“The trick is not to think too much before you do it,” my travelling companion instructs me. And so, taking a brisk run-up along the dusty track, I grab the top of the four-foot iron gate and with all the strength I can muster, toss myself feet over head to the other side. I land, stunned but exhilarated, to the sound of my friend’s surprised applause.
She dared me to try this “gate vault” (an essential rural manoeuvre, apparently) but never expected me to do it. Neither did I actually. Glancing around, I quickly place the blame for my uncharacteristically perilous behaviour on the raw, half-a-billion-year-old landscape surrounding me.
The Flinders Ranges, I decide, is a place that makes you go a bit wild.
Not that sipping South Australian sparkling wine and nibbling canapes while watching the sunset is exactly wild. But that’s just what we find ourselves doing an hour later, having been driven by 4WD through Rawnsley Park, the 12,000-hectare working sheep station we’re staying at for the next two nights, to a hilltop vantage point overlooking the copper-hued Chase Range.
Before coming here I had assumed, being an outback neophyte, that the landscape would be desolate. Looking at it now, though, I see it’s very much alive. A wattle bursts forth with golden flower to my left. A duo of burly red kangaroos bound by below. Ancient gums whisper all around, while the setting sun sets the rose, red and grey layers of the awesome natural amphitheatre of Wilpena Pound behind us ablaze. We are bewitched, and lift our glasses to toast our host Tony Smith, whose family has owned Rawnsley Park since 1953.
The accommodation here is truly lovely. We’re staying in rose-coloured eco villas overlooking the south side of Wilpena Pound, which have glass panels set into the ceilings so guests can stargaze from bed. As charming as they are though, the real stars of this slice of the Australian outback await outside.
The following morning, we wake at sunrise for a bushwalk through the property with Smith. As we tramp along in the soft morning light a bracing breeze whips through the native pines and prickly acacias, as Smith points out wild peach trees, stubby yakkas and a family of emus bobbing by in the distance.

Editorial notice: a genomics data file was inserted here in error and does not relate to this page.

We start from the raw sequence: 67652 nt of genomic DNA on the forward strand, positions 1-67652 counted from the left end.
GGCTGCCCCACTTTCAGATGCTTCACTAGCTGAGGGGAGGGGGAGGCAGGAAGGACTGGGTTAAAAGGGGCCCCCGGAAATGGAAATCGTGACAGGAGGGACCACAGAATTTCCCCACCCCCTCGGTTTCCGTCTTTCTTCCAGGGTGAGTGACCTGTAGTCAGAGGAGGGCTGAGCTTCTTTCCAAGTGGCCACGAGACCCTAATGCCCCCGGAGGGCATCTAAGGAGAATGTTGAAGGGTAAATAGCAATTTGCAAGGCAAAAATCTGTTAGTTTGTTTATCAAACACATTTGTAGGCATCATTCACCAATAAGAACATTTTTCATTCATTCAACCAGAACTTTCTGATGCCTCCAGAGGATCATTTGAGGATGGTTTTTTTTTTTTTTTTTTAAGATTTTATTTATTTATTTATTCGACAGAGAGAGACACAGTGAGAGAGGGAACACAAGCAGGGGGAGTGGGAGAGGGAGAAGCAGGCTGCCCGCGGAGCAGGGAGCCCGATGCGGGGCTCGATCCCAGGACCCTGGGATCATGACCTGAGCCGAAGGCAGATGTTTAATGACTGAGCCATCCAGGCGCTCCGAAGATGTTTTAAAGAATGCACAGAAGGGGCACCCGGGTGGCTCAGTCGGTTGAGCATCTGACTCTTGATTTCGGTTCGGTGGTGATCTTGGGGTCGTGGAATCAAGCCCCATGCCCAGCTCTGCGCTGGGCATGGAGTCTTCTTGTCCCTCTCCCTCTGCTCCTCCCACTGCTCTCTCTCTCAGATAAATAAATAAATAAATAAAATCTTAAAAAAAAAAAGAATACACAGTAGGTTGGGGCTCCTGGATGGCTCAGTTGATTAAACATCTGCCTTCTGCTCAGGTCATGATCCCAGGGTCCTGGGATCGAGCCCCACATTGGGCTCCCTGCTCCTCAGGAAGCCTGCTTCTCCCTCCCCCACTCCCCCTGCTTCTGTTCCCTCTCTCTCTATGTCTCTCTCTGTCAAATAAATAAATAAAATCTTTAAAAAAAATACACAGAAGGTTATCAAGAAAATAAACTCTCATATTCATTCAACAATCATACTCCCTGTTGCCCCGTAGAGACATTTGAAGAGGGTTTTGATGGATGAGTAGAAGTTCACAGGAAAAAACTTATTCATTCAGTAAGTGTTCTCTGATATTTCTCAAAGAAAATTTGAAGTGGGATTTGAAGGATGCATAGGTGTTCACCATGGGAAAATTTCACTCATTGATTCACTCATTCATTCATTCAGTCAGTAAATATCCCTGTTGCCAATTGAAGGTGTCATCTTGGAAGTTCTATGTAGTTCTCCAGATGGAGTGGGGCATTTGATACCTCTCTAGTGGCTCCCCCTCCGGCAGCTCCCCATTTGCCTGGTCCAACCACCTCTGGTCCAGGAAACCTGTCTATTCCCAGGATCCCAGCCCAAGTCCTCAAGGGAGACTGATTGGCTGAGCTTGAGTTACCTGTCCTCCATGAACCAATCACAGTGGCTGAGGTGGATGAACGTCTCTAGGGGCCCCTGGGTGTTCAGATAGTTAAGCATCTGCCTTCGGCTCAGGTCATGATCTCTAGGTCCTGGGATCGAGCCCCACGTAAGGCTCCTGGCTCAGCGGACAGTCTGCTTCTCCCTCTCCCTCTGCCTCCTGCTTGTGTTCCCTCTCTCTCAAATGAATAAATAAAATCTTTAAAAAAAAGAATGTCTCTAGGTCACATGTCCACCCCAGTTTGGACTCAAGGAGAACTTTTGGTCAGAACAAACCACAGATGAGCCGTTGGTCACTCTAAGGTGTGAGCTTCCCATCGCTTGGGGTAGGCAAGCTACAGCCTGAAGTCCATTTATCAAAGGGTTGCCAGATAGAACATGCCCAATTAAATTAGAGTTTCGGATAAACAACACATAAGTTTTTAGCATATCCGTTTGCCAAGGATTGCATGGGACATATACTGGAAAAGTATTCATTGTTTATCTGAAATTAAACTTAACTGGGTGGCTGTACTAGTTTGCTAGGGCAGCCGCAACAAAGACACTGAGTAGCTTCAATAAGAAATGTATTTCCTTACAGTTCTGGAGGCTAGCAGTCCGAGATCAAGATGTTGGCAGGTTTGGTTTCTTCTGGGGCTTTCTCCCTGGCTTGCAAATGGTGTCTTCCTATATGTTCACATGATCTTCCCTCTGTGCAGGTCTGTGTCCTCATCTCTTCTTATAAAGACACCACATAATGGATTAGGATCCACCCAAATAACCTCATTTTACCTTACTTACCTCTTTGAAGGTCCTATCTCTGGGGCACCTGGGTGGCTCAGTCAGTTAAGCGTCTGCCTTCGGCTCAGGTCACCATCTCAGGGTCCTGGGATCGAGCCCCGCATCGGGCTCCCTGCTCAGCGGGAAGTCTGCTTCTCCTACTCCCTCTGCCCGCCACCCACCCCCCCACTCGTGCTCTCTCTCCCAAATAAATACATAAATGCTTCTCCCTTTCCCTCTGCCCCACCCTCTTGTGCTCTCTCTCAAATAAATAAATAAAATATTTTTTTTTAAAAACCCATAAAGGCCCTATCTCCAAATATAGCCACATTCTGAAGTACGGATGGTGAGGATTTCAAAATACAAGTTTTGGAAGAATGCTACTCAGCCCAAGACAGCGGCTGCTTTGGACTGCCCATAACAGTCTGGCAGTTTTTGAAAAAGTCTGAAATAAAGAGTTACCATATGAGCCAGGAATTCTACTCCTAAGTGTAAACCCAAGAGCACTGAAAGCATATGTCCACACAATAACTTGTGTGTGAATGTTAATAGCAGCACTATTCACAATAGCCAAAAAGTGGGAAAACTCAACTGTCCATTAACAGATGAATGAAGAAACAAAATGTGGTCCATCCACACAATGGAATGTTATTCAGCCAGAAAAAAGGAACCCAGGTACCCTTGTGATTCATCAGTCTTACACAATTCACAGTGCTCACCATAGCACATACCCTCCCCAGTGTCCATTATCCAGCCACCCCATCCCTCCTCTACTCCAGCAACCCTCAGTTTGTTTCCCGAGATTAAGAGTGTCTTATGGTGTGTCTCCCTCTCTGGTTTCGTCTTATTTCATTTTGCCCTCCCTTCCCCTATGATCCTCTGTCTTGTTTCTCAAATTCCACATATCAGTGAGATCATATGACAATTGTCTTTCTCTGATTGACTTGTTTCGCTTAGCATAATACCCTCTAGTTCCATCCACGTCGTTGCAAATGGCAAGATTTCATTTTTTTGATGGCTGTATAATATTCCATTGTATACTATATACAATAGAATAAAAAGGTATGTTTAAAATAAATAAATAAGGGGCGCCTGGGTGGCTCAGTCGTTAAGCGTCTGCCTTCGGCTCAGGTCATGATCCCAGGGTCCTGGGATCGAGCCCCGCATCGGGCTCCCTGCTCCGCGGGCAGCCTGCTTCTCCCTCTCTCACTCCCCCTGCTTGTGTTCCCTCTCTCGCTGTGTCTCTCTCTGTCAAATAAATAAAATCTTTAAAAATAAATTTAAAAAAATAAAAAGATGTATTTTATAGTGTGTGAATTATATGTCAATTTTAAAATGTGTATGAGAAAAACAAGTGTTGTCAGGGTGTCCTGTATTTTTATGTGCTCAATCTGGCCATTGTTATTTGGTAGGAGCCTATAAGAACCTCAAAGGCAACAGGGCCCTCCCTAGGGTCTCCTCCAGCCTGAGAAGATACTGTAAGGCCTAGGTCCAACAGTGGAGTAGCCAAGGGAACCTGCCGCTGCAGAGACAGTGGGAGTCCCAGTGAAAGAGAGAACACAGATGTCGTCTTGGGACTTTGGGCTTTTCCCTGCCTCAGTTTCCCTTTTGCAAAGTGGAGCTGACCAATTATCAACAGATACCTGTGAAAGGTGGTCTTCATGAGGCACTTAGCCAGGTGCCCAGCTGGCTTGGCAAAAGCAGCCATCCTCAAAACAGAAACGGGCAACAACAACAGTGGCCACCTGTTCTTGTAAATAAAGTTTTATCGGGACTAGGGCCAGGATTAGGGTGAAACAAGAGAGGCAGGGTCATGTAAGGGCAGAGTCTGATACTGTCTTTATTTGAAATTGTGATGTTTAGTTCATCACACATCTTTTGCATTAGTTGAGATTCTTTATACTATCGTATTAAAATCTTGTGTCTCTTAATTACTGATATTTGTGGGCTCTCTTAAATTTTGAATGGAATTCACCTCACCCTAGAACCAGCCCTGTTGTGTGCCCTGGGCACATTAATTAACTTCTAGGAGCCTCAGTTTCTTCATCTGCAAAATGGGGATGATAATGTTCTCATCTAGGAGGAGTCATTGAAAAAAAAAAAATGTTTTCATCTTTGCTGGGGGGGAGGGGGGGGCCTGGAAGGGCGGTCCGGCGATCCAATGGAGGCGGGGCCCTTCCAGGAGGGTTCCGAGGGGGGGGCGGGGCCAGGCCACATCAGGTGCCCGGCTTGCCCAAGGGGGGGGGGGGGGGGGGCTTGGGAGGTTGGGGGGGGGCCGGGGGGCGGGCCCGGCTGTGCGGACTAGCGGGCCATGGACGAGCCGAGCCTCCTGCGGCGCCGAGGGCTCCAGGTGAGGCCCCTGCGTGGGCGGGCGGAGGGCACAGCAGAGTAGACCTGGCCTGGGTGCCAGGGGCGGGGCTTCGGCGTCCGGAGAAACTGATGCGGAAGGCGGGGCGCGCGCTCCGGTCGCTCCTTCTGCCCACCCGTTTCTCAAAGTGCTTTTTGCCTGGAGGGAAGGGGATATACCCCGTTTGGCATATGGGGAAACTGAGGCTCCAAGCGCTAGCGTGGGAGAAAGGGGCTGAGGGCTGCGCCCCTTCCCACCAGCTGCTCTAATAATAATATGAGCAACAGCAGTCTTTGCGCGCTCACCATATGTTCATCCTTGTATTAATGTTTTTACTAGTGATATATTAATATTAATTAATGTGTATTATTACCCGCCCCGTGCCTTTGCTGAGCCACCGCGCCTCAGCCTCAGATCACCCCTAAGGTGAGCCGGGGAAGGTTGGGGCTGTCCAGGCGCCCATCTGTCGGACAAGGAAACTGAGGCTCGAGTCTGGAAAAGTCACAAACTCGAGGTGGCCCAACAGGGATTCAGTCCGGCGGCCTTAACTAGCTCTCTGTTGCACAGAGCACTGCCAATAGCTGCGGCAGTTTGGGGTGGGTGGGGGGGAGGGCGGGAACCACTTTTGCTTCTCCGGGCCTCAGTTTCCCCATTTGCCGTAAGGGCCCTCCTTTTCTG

We lose ourselves in the meditative walking and observing, until Smith stoops to examine the earth, rising with a chunk of clear pink quartz nestled in his palm. “This land is a true treasure chest, you never know what you might find,” he says from beneath his Akubra.
The truth of his words becomes clear later in the afternoon, during a visit to Brachina Gorge. Driving through the dramatic ravine, striped ochre, orange and rose, is like travelling through a time machine.
“This gorge is a window into 650 million years of the Earth’s history,” says our driver and guide Peter Roberts over the hum of the engine. “It provides geologists with one of the most complete sedimentary records of anywhere in the world, and gives us a rare insight into how this planet of ours was formed.” Brachina is also an important refuge for the threatened yellow-footed rock wallaby. We spy a group of the rare creatures feeding in a dry creek bed, their thick ringed tails swishing across the million-year-old rocks, their short paws drawn up near their pointy faces as they eye us suspiciously.
It would be a shame, after all this adventuring, to end the day inside. After a hearty four-course lamb dinner back at Rawnsley Park’s Woolshed restaurant, we head outside armed with torches, a guitar and many bottles of wine in search of a field to stargaze in. We find our spot next to an old sheep station ruin. There’s a sunrise flight to be taken over Wilpena Pound tomorrow, accompanied by a pre-dawn wake-up call. But the spirit of this wild, ancient place snatches us up and we soon find ourselves reaching for the next glass of Clare Valley shiraz, our voices singing out into the night.
Nina Karnikowski travelled as a guest of Flinders Ranges Odysseys and the South Australia Tourism Commission.
THIS STORY FIRST APPEARED IN PRINT AND ONLINE HERE
Qantas flies several times daily from Sydney and Melbourne to Adelaide, from about $300 return. See qantas.com.auNEED TO KNOW
Flinders Ranges Odysseys offers a four-day Flinders Ranges Outback Tour from $3184 per person, with all accommodation (including two nights at Rawnsley Park), meals, tours, driver and entrance fees. See flindersrangesodysseys.com.au